“I grew up in love with David Bowie,” she told Esquire. “So I was always into very androgynous things. Guys, girls … I’m into androgyny in general,” she said, which is why ex-fiance Marilyn Manson was so appealing.
“I’m more kind of like the guy when it comes to girls. Im the dominant one. Im opening the doors, Im buying dinner. Yeah, Im romantic.”
Wood, 23, stars in HBOs “Mildred Pierce” with Oscar winner Kate Winslet, whom she said she’d marry if she could. She also stars in Robert Redford’s “The Conspirator” and George Clooney’s upcoming flick “The Ides of March.” You might have also seen her in “The Wrestler” or “Thirteen.”
“I’m constantly changing, I’m constantly growing. I think I’m a little controversial?” Wood said. “I just try and keep some mystery, so hopefully people can’t really put their finger on it.”
The actress said she doesn’t do drugs, recently quit smoking and doesn’t drink much. But it was her affinity for tattoos and androgyny that she kept revisiting for the mag.
“I’m up for anything. Meet a nice guy, meet a nice girl,” she teased.
Perhaps she’s following in her costar Anna Paquin’s footsteps, who last April famously announced her sexual preferences in a PSA with Cyndi Lauper and Clay Aiken.
Glee star Jane Lynch said that she was unsure when, if ever, gay actors would land romantic leading roles because of the profit imperative in the film industry.
Lynch expressed her doubts in an interview with AfterElton.com that was picked up by outlets including The Hollywood Reporter.
“I don’t know when or if that will ever happen,” said the lesbian actress, according to THR. “…This is a business of projection and desiring people from afar … so there has got to be some truth to it, in terms of, ‘I could see myself with that person.’ Because the leading man and lady are the person we want them to fall in love with, and most of the audience is straight. So for right now, we can only use straight actors.”
This is kind of weird. I mean, all Jane Lynch has to do is look across the set at two of her openly gay co-stars who are regularly stalked (and one was once held hostage in an elevator by young women) to see that people will still become infatuated with an actor who is not perceived as available to them.
Maybe that’s all new. Bring on the future, and let’s stop letting the stupid past ruin everything.
This is possibly the sweetest thing I’ve ever heard. It’s an audio interview with Gayle King, and Chris (who plays Kurt on Glee) talks about how his family have simply accepted him, without the need for a big announcement. He also talks about the bullying he experienced in school.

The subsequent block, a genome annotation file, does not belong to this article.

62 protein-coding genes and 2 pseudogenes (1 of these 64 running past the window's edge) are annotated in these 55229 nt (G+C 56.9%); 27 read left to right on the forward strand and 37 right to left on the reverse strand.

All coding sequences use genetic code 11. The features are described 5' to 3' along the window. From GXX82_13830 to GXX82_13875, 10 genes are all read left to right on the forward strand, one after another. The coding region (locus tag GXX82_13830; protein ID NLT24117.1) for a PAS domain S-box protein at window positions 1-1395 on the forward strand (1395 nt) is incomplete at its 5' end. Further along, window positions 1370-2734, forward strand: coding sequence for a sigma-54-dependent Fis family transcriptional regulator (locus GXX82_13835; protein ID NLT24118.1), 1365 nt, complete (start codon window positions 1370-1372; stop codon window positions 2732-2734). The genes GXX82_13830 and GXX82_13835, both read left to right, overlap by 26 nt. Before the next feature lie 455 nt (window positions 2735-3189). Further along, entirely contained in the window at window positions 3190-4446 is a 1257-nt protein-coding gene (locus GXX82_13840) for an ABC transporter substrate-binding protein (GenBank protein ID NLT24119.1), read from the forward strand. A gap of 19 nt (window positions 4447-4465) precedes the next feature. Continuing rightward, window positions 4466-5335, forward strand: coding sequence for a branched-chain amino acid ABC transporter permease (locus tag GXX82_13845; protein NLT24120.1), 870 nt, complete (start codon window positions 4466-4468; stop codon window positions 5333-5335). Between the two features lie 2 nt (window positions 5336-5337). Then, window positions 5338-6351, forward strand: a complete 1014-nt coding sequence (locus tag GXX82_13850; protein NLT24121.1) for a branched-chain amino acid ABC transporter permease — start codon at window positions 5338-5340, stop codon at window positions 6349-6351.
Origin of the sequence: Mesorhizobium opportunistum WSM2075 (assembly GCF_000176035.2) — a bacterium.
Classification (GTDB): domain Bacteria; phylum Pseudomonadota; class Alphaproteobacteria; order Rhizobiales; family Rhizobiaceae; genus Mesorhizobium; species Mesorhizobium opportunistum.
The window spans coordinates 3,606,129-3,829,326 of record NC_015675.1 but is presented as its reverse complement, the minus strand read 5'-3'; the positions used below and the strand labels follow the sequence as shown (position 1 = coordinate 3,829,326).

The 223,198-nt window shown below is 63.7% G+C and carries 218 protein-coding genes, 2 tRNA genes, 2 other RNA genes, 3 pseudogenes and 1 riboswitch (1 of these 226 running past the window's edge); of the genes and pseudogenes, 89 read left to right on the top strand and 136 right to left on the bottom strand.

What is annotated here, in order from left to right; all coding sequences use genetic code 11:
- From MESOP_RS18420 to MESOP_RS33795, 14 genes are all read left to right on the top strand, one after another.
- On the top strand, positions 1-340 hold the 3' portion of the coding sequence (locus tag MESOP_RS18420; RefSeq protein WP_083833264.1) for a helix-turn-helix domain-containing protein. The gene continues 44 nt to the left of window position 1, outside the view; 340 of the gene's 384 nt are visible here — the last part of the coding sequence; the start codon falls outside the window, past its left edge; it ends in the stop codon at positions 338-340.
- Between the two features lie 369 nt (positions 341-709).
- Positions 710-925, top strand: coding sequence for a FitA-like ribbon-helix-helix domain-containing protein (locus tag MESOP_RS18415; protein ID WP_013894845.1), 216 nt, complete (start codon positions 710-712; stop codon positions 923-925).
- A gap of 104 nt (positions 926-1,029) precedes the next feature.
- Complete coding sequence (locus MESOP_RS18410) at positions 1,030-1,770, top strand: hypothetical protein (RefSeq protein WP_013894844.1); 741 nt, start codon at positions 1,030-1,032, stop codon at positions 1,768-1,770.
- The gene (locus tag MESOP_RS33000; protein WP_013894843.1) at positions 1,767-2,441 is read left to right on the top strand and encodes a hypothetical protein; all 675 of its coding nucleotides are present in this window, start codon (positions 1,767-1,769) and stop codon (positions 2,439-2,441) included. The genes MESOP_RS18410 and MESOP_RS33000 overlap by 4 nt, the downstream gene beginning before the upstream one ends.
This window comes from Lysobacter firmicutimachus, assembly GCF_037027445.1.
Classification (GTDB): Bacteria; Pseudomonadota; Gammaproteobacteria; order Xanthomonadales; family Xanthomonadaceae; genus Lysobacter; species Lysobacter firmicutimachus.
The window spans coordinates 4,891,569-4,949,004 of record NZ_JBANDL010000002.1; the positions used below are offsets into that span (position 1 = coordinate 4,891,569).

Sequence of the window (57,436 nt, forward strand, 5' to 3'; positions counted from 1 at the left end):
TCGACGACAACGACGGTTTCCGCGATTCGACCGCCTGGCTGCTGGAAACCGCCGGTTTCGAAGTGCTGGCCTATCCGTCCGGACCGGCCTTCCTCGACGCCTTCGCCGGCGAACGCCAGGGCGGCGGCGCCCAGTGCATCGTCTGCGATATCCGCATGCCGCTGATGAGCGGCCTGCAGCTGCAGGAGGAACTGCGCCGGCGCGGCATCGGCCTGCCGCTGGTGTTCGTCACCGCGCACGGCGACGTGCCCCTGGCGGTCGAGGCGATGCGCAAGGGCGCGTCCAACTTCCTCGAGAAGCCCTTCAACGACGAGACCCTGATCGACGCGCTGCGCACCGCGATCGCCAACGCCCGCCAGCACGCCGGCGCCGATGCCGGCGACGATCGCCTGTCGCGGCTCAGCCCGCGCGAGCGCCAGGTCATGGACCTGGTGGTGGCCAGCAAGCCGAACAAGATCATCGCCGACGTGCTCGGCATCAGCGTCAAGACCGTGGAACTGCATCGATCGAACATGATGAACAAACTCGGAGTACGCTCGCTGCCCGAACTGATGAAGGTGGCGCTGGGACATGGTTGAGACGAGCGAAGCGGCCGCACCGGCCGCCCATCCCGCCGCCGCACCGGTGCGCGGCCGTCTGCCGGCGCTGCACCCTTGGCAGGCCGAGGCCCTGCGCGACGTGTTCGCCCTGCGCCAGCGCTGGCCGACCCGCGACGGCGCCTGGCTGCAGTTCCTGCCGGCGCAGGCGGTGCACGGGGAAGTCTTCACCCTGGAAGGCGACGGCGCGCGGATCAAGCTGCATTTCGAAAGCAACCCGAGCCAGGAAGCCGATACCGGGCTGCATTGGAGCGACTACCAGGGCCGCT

And I’ve been wondering for a while, because I’ve read very early pieces where Chris’ parents say that they didn’t know if he was gay or not, that it’s not something they’d all discussed just yet.
There was later some confusion over comments he’d made, since he’d never actually announced he was gay, that maybe he was “back in the closet.”
“I have never been outed by anyone but myself! I did so almost 20 years ago. I never knew that I would have to do it all over again publicly just because I reunited with NKOTB! I have lived my life very openly and have never hidden the fact that I am gay! Apparently the prerequisite to being a gay public figure is to appear on the cover of a magazine with the caption I am gay. I apologize for not doing so if this is what was expected!”
Of course, this hit the tabloids two years ago too.
“The day my mother asked me if I was gay, she asked me if I was in love with a man or a woman. Oh God. For this woman to make it easier for me… this is really cool.
“But she struggled with it. She went there. She opened that door. That’s a mother’s love. Then she hurt. She said: ‘I love you, my son, I’m so happy for you. Bring it on. I’m right behind you.’
“And then, suddenly, I think she thought ‘Oh my god, it’s Kiki [his family nickname]. It’s his career.’ I’m sure every mother reacts to this in different ways.”
I have long held the belief that those of us who are gay, lesbian, bisexual or transgender have been given an extraordinary gift. We are forced to go inside ourselves and determine, once and for all, that we are good. If we have anything at all to give the world, we are going to find it somewhere along that journey. We are going to show it to the world in a declaration of brilliant defiance against society and its rules. We only go looking because our sexuality forces us to. How lucky are we? But, it’s easy to forget the pain that forces us to go searching in the first place.